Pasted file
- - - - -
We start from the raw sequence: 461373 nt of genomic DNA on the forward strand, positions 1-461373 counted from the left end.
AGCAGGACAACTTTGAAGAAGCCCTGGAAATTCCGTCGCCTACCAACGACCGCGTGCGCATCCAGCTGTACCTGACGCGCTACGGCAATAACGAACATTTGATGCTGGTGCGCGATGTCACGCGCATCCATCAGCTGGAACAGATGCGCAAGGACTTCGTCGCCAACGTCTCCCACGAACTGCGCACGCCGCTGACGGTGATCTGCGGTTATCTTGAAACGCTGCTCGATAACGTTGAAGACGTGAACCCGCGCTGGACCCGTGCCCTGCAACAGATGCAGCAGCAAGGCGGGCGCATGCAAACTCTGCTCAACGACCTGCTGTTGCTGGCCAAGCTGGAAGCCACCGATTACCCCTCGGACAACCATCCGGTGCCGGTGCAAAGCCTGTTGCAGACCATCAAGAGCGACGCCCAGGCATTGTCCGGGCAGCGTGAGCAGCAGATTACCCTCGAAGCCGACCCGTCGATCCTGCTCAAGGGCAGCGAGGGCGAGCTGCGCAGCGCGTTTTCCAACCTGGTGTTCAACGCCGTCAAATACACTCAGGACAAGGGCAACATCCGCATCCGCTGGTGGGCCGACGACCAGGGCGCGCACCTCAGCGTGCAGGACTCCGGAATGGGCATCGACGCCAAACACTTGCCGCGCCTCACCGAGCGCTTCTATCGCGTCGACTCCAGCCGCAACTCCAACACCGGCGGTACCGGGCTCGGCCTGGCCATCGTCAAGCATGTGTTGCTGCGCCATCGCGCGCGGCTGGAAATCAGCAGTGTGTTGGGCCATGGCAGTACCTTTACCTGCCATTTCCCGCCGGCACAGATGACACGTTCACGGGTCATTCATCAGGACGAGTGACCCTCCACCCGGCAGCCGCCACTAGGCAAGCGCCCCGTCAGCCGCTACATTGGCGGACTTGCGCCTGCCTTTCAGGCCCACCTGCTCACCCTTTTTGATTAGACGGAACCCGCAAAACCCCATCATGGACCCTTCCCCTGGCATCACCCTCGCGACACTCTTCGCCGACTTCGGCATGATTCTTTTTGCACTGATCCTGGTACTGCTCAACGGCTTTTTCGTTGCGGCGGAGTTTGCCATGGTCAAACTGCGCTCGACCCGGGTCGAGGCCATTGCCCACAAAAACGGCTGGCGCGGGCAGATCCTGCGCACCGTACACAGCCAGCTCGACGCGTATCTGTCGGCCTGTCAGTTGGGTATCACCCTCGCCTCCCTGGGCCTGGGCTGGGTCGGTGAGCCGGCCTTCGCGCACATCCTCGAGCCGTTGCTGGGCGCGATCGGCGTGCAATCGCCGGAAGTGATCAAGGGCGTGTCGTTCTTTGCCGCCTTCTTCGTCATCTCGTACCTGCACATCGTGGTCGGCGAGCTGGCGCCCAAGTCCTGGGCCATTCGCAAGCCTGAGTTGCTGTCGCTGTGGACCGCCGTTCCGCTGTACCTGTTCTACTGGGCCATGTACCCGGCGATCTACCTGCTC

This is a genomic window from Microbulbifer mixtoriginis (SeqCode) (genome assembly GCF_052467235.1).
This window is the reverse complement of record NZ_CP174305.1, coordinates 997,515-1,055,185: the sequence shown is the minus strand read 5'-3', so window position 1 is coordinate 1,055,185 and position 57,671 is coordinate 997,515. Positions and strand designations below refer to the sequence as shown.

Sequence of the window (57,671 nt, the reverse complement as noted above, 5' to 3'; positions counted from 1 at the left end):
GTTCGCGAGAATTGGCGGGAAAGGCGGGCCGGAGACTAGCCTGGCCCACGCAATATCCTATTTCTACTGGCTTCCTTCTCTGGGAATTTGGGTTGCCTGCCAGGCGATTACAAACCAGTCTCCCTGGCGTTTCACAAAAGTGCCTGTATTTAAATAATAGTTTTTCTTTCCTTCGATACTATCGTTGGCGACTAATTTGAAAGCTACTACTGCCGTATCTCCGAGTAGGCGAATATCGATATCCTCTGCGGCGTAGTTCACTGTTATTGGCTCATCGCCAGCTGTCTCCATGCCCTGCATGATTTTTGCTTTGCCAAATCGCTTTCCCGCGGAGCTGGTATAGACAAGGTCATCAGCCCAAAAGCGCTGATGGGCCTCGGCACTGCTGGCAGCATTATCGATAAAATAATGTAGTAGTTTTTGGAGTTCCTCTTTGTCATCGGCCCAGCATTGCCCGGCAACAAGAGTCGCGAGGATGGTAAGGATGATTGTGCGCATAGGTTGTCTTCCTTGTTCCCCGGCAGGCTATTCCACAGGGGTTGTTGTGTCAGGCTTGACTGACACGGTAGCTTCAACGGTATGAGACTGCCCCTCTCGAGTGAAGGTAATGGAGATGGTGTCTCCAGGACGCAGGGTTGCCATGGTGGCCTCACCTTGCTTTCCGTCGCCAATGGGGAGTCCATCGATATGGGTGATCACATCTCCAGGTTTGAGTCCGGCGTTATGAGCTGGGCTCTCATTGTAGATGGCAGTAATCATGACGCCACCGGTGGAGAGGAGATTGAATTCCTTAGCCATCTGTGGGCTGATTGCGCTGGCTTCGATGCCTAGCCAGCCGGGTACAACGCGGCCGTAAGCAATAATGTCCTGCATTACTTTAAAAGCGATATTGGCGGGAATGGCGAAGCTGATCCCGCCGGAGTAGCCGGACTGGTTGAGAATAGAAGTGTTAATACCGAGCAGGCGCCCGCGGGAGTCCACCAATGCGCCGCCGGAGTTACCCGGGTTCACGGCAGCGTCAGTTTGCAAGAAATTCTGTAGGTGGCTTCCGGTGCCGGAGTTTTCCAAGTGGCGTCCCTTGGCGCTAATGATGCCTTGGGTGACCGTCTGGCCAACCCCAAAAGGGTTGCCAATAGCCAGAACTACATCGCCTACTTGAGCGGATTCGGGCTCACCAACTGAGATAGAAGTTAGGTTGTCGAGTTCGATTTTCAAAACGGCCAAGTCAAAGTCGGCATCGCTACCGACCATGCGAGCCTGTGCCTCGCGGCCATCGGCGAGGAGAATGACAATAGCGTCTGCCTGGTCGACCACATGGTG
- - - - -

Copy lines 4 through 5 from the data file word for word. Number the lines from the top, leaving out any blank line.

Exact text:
This window is the reverse complement of record NZ_CP174305.1, coordinates 997,515-1,055,185: the sequence shown is the minus strand read 5'-3', so window position 1 is coordinate 1,055,185 and position 57,671 is coordinate 997,515. Positions and strand designations below refer to the sequence as shown.

Sequence of the window (57,671 nt, the reverse complement as noted above, 5' to 3'; positions counted from 1 at the left end):